Everson Up-Close Artist Series
Joins us for a series of artist talks and demonstrations inspired by our latest exhibition, Who What When Where.
6:00pm, April 22, April 29, May 2, May 13, June 10, August 12
Zoom, *Click on the talks below to register. Must register separately for each.
*PLEASE NOTE: Registration will close 10 minutes before the start of each event.
On view starting April 10, Who What When Where is a provocative exhibition that poses questions about how narratives are constructed, interpreted, and revised relative to time, place, and positions of power. Who is writing history? What factors determine which stories get told? When does reality become a construct of perception? Where does our lived experience collide with that of others? Spanning a variety of media and decades, WWWW features works by more than fifty artists and introduces several recent acquisitions that bring new and needed perspectives to the Everson’s collection.
Speakers and Dates
Greenham Common And The Summer of 1983
What: In the early 1980's Greenham Common Women's Peace Camp was among a series of women only protest camps established to protest nuclear weapons and the placement of nuclear weapons at RAF Greenham Common in Berkshire, England. Artist Ellen Lesperance's in-depth research on their use of creative direct action craftwork and knitwear inspired her work Black Gloves Gods Eyes which will be featured in the exhibition Who What When Where. This talk will bring together Lesperance, fellow feminist and renowned artist Sheila Pepe, and Shad Reinstein, an organizing member of a women's peace camp in Romulus, NY whose 1983 protest made headlines in the New York Times. Together they will discuss their work, their activism, and the evolution and portrayal of women-led protests.
When: Thursday, April 22, 6:00pm
Ehren Tool: A Different Kind Of Mission w/Special Guest Omar Columbus
Who: Artist Ehren Tool is the ceramics studio manager in the Department of Art Practice at UC Berkeley and US Marine Corp Veteran. Omar Columbus is a poet, writer, photographer, and US Air Force Veteran.
What: Ehren will share about his featured work and how serving in the military informed his pursuit of the arts, and how it continues to influence his work as an artist and a teacher. He'll be joined for a spoken word performance by poet and fellow Veteran Omar Columbus.
When: Thursday, April 29, 6:00pm
David MacDonald: Vessels For The Human Spirit
Who: Artist David MacDonald's is known for his richly patterned utilitarian clay works. He uses patterns and decoration found in textiles, objects, body ornament, and architecture from diverse ethnic groups of sub-Saharan Africa.
What: David has described his work as a "personal journey in search of order, reason, reality, and beauty." He will discuss these grounding elements of his work, his process, and his pieces featured in Who What When Where.
When: Sunday, May 2, 2:00pm
Ellen Blalock: Conversations Through Creation
Who: Artist Ellen Blalock's work tells stories of the ignored and underrepresented. Her choice of media include photography, video, drawing, fiber, and installation.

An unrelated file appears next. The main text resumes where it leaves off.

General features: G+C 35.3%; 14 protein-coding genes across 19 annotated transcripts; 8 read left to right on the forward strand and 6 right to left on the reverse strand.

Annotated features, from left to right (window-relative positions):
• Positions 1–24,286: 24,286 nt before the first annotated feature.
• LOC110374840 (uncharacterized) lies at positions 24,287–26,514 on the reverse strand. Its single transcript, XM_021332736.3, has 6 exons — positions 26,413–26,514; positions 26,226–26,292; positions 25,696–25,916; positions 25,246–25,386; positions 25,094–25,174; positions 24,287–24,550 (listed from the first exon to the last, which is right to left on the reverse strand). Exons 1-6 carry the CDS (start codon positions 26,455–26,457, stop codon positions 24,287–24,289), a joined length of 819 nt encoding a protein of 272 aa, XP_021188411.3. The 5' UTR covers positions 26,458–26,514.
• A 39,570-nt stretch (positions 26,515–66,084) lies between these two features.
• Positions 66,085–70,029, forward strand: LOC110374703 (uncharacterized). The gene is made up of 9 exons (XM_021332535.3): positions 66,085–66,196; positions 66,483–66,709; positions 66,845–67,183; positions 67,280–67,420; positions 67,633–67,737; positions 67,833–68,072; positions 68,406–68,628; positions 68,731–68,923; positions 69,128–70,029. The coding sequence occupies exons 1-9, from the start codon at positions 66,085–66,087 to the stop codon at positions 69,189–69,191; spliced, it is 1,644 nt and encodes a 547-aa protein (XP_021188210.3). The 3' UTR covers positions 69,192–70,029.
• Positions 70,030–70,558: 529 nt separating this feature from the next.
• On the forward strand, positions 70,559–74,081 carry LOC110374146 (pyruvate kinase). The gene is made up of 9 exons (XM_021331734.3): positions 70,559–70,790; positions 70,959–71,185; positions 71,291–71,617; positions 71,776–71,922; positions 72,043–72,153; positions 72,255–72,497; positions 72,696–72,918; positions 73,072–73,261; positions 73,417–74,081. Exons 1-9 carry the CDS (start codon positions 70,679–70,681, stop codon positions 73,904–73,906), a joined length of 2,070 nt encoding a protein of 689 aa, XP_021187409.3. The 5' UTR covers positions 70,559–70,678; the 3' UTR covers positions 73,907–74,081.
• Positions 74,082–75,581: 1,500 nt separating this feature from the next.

What: Ellen will share about how she uses art to raise awareness of human conditions, social injustices, cultural diversities, and religious and spiritual beliefs. She'll also discuss the meaning and inspiration behind her piece Bang Bang, You Dead! (2018), featured in Who What When Where.
When: Thursday, May 13, 6:00pm
Dawn Williams Boyd: The Perspective Of The ‘Other’
Who: Atlanta-based artist Dawn Williams Boyd uses cloth painting, acrylics and paper collages to create works that portray American history, politics, and culture from the perspective of the ‘other’ - the oppressed, the abused, and the disenfranchised.
What: Dawn will discuss the intricate processes involved with her work and her piece Waiting For Medgar featured in Who What When Where. The striking work is nearly eight feet tall and depicts white supremacist Byron De La Beckwith, who shot and killed Civil Rights Activist Medgar Evers outside his home in Mississippi in 1963.
When: Thursday, May 27, 6:00pm
REGISTER TO ATTEND
Peter B. Jones: Conserving An Ancient Art
Who: Peter B. Jones is a clay artist of the Onondaga Nation in New York State. He returned to his homeland in 1977 after studies at the Institute of American Indian Art and has worked to bring Iroquois (Haudenosaunee) pottery back to life in his home communities by teaching classes and workshops.
What: Along with his work, Peter will discuss how he's been able to connect with his ancestors through the study of their pottery making and the reasons it is so important for him to revive this ancient practice.
When: Thursday, June 10, 6:00pm
Carrie Mae Weems: Who What When Where - The Works That Inspired The Exhibition
Who: Artist Carrie Mae Weems work spans images, text, film, and performance. She is represented in public and private collections around the world, including the Metropolitan Museum of Art, Tate Modern, Museum of Modern Art, and Museum of Contemporary Art.
What: Who What When Where centers around a photographic series of the same name by Carrie Mae Weems. This seminal work, first exhibited in 1998 in Weems’ solo exhibition at the Everson, features four large format photographs printed on canvas, each combining text with a single image that references one of the foundational elements of narrative. Weems will discuss this piece in the context of the current climate in which perception is reality and misinformation has become a pervasive force in our lives.
When: Thursday, August 12, 6:00pm
Where: ZoomREGISTER TO ATTEND